Transitional Fossils FAQ
By Kathleen Hunt

I've recently been re-reading Colbert's Evolution of the Vertebrates, and was reminded of the old "there aren't any transitional fossils" complaint that pops up on t.o. every now and then. That argument has long been obsolete and inaccurate, as a brief glance at the fossil record shows. I thought it might be of interest to have a list of some of the transitional vertebrate fossils known, so that future t.o.discussions of the fossil record can be somewhat more up-to-date and interesting (I can dream, can't I?).

A couple people have asked me to post this as a f.a.q. file to t.o. So here goes. First, I'll present a partial list of known transitional fossils, compiled from Colbert's Evolution of the Vertebrates (ref at end). Also at the end I have a short note about the significance of "transitional fossils".

The fossils mentioned in this list are from species and / or genuses thought to represent transitions from one vertebrate group to another. This list is necessarily highly incomplete, because:

a) I skipped entire sections of Colbert's text (rodents, bovids, dinosaurs, teleosts, and more).

b) Colbert's text is not an encyclopedic list of all known fossils, but instead has detailed descriptions of particular fossils that Colbert thought were representative of that group at that time, or that were otherwise of special interest.

c) Colbert's text is from 1980 and thus somewhat outdated. I've added in some recently discovered bird, whale, horse, and primate fossils. Please let me know of other recent discoveries.

Now, on to some of the classes of mammals.

So, there's a partial list of transitional fossils.

This really only scratches the surface since I left out all groups that have no surviving relatives, didn't discuss modern amphibians or reptiles, left out most of the birds, ignored the diversity in modern fish, didn't discuss the bovids or elephants or rodents or many other mammal groups.... I hope this gives a taste of the richness of the fossil record and the abundance of transitional fossils between major vertebrate taxa.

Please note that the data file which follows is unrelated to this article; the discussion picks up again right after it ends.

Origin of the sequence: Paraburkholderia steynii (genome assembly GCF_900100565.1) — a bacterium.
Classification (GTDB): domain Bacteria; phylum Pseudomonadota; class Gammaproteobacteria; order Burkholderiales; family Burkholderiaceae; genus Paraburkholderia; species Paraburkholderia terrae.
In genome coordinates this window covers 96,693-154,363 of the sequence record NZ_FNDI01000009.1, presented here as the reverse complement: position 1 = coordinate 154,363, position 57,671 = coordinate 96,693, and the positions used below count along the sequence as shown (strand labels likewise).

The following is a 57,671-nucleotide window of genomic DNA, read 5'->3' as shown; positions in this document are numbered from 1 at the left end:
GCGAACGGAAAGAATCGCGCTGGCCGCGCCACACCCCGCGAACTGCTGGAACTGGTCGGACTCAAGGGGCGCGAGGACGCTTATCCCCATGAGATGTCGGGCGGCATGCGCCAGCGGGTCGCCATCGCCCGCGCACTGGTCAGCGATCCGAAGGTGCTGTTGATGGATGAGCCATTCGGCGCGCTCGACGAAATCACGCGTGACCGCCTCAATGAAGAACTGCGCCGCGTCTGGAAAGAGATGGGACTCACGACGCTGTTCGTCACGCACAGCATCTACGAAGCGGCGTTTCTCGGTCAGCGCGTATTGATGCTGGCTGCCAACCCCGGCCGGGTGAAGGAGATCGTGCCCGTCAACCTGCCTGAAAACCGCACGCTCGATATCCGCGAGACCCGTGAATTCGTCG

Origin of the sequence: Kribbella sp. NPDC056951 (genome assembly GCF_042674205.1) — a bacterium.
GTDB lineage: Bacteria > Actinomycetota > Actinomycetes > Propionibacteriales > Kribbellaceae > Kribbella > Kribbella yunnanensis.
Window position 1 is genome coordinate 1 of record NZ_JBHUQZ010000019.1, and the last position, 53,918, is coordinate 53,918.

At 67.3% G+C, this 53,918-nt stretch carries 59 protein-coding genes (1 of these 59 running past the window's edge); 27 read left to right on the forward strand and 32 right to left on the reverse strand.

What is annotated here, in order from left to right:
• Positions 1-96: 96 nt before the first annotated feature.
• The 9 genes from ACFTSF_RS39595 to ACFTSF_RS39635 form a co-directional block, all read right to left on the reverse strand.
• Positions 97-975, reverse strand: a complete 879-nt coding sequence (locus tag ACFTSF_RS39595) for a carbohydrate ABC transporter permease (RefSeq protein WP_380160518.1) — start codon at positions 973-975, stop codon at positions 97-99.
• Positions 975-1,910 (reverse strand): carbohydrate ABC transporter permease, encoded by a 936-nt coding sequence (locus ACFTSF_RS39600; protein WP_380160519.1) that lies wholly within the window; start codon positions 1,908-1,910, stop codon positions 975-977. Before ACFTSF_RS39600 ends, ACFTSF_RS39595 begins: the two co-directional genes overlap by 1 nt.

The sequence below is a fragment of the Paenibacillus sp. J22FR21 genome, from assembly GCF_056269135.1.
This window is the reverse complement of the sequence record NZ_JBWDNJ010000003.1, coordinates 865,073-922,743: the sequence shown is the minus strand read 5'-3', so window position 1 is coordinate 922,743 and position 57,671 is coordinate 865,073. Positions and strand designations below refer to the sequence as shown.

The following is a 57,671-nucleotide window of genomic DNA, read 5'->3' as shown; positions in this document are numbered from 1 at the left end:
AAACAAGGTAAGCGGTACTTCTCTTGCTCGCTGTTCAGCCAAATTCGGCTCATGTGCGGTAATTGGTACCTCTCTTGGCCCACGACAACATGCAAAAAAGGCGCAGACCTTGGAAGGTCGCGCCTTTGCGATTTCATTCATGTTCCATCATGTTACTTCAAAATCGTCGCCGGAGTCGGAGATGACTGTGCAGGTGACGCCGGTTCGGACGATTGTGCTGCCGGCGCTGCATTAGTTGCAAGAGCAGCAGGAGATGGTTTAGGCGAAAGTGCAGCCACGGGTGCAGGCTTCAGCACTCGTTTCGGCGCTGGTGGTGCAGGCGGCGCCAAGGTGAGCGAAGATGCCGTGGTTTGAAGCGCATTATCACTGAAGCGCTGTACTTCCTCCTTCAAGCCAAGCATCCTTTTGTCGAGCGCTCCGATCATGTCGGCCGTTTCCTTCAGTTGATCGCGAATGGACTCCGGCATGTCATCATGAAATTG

By the way, notice that this list mostly includes transitional fossils that happened to lead to modern, familiar animals. This may unintentionally give the impression that fossil lineages proceed in a "straight line" from one fossil to the next. That's not so; generally at any one time there are a whole raft of successful species, only a few of which happened to leave modern descendents. The horse family is a good example; Merychippus gave rise to something like 19 new three-toed grazing horse species, which traveled all over the Old and New Worlds and were very successful at the time. Only one of these lines happened to lead to Equus, though, so that's the only line I talked about. Evolution is not a ladder, it's a branching bush.

And now, for those of you who are still with me...

I have a few comments about "transitional fossils" in general. When The Origin Of Species was first published, the fossil record was poorly known. At that time, the complaint about the lack of transitional fossils bridging the major vertebrate taxa was perfectly reasonable. Opponents of Darwin's theory of common descent (the theory that evolution has occurred; not to be confused with the separate theory that evolution occurs specifically by natural selection) were justifiably skeptical of such ideas as birds being related to reptiles. The discovery of Archeopteryx only two years after the publication of The Origin of Species was seen a stunning triumph for Darwin's theory of common descent. Archeopteryx has been called the single most important natural history specimen ever found, "comparable to the Rosetta Stone" (Alan Feduccia, in "The Age Of Birds"). O.C. Marsh's groundbreaking study of the evolution of horses was another dramatic example of transitional fossils, this time demonstrating a whole sequence of transitions within a single family. Within a few decades after the Origin, these and other fossils, along with many other sources of evidence (such as developmental biology and biogeography) had convinced the majority of educated people that evolution had occured, and that organisms are related to each other by common descent. (Whether evolution occurs by natural selection, rather than by some other mechanism, is another question entirely and is the topic of current evolutionary research.)